dear man on the bus: slam poet pages matam speaks up against ignorance
When a poem begins with the line: ‘To the man on the bus I overheard in conversation tell a woman, presumably a friend, “You are too ugly to be raped”’ you cannot simply close your ears and move onto the next thing on your agenda. I was shocked to hear that someone actually said that to a woman. Here I was thinking that maybe men’s perspectives would be moving forward in this day and age. Alas, they may not be … and as a victim of sexual abuse myself I found myself both compelled and scared to continue listening to the poem.
The poem is ‘Piñatas,’ performed at the National Poetry Slam in Boston this month. The author and performer is Pages Matam, a slam poet originally from Cameroon, Africa and a current resident of Washington D.C.
‘Piñatas’ is one of those performances you just cannot ignore. Pages introduces us to a haunting conversation he overheard on his commute home from work; a conversation in which patriarchy is spoken loud and clear. It was this conversation, as well as a painting titled ‘Piñata’ by Tina Mion – which he saw just a few weeks later – and the people close to him whose lives had been scarred by rape and molestation that inspired him to write the poem.
The piece is littered with beautiful and challenging lines such as ‘tell them you will not make piñatas of their bodies,’ ‘dear nameless assailant – this bus carries the burden of your stick and blindfold patriarchy heavy on your tongue’ and finishes with ‘I pray that no one ever finds your children beautiful enough to break open and make a decorative silent spectacle out of them.’
Met with a loud applause worthy of his strong delivery and chilling poetic letter to an arrogant man, Pages leaves the stage and we are left with nothing but ourselves to contend with. How can we change perspectives and actions such as these? How many more rapists will go unchallenged in our modern society – one that is supposedly moving forward and not backward?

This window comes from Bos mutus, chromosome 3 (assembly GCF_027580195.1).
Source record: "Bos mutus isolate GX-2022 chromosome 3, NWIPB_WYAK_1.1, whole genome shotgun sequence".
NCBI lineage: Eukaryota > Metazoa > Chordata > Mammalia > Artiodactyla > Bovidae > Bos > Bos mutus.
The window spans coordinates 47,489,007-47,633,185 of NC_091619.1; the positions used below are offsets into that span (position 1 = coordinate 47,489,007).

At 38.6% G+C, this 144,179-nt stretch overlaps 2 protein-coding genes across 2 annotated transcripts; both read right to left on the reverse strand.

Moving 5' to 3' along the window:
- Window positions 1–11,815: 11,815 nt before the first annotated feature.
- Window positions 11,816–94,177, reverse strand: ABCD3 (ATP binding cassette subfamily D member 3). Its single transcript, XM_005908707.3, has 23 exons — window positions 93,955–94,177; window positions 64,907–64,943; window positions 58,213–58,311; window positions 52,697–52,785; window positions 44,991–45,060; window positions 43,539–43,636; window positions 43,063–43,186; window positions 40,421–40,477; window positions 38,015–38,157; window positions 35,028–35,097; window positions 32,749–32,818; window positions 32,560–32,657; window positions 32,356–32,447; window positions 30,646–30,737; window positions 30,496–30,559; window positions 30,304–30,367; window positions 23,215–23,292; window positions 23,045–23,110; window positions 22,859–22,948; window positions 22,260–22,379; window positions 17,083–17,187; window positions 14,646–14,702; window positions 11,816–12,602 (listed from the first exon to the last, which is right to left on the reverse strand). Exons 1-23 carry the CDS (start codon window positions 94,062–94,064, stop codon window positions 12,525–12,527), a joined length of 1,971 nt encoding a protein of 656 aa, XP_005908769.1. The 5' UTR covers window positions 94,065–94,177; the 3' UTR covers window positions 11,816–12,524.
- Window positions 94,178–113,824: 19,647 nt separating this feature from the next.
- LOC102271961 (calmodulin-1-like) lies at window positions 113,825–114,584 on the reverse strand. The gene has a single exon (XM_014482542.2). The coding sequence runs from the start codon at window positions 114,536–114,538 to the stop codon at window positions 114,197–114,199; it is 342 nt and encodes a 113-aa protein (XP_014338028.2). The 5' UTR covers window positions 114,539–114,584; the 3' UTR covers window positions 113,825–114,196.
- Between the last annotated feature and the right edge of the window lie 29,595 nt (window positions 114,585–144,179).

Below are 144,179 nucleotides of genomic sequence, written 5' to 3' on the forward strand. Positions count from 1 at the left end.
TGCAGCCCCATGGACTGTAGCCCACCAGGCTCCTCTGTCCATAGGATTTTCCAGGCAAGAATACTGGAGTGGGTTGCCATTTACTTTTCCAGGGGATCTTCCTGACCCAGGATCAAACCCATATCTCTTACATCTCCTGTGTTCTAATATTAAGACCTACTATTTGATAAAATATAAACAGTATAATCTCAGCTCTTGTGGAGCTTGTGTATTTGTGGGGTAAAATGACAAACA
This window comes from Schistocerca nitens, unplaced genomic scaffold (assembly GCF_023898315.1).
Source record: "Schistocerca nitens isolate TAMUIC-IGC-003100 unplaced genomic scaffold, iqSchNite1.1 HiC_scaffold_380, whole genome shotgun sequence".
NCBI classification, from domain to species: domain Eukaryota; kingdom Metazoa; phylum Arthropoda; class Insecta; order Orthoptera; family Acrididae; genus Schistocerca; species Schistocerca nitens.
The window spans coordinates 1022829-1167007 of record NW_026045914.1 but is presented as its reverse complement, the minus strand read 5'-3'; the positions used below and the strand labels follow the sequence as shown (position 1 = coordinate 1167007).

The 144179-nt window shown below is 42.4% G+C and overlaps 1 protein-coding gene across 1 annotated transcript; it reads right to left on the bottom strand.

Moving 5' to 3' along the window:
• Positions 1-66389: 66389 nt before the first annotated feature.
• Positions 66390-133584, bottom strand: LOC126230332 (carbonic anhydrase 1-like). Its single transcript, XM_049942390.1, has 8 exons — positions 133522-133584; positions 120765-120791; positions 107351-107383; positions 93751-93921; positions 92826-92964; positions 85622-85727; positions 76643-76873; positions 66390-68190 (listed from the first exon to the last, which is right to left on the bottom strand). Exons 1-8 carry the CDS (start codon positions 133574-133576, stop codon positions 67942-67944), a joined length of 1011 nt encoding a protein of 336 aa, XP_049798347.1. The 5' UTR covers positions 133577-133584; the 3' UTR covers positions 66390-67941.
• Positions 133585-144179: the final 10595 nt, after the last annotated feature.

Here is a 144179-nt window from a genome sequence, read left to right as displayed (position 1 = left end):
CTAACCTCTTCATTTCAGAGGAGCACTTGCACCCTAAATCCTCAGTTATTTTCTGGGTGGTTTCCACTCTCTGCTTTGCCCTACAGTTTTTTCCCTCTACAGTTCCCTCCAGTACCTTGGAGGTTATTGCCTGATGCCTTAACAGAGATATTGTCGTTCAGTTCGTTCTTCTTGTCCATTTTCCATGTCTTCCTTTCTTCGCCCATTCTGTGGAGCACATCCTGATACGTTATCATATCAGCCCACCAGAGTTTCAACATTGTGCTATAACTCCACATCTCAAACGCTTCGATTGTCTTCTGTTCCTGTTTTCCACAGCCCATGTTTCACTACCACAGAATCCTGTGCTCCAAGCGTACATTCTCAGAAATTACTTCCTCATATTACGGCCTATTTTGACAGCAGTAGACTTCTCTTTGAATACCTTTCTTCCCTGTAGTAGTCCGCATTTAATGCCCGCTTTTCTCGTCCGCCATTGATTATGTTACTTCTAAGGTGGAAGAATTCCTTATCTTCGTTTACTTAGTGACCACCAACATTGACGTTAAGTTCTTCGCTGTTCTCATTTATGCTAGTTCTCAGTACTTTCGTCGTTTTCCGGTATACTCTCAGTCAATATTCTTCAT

When I asked Pages these questions he, said: ‘The work [to be done to change these issues] starts at home with how we raise our children … work we do in our communities … [and] within having such a mind frame of love and respect for one another as human beings.’
He also told me that ‘these issues exist … because a lot of people didn’t receive love in their lives, are hurting inside, have some mental issues (which by the way doesn’t excuse the behaviour at all), and then there are people that are just plain sick.’ He believes the biggest issue of all is ‘awareness’ as it is ‘the culture, the society, the media and the traditions/morals we are taught’ that continue the cycle of violence, pain and a lack of redemption and change.
I asked him if he had any advice for young women and writers and he replied that we should be ‘as authentic and genuine with [our] writing and approach to writing/performing as possible.’ Noble words from an inspiring young man who is at least one out of millions of men out there who are not giving into patriarchal culture and are standing up for men and women who have previously not been allowed to have a voice.
Pages was a very kind and generous person to contact and I thank him for his help and speedy replies. You can find him on Facebook and view his older pieces and projects there.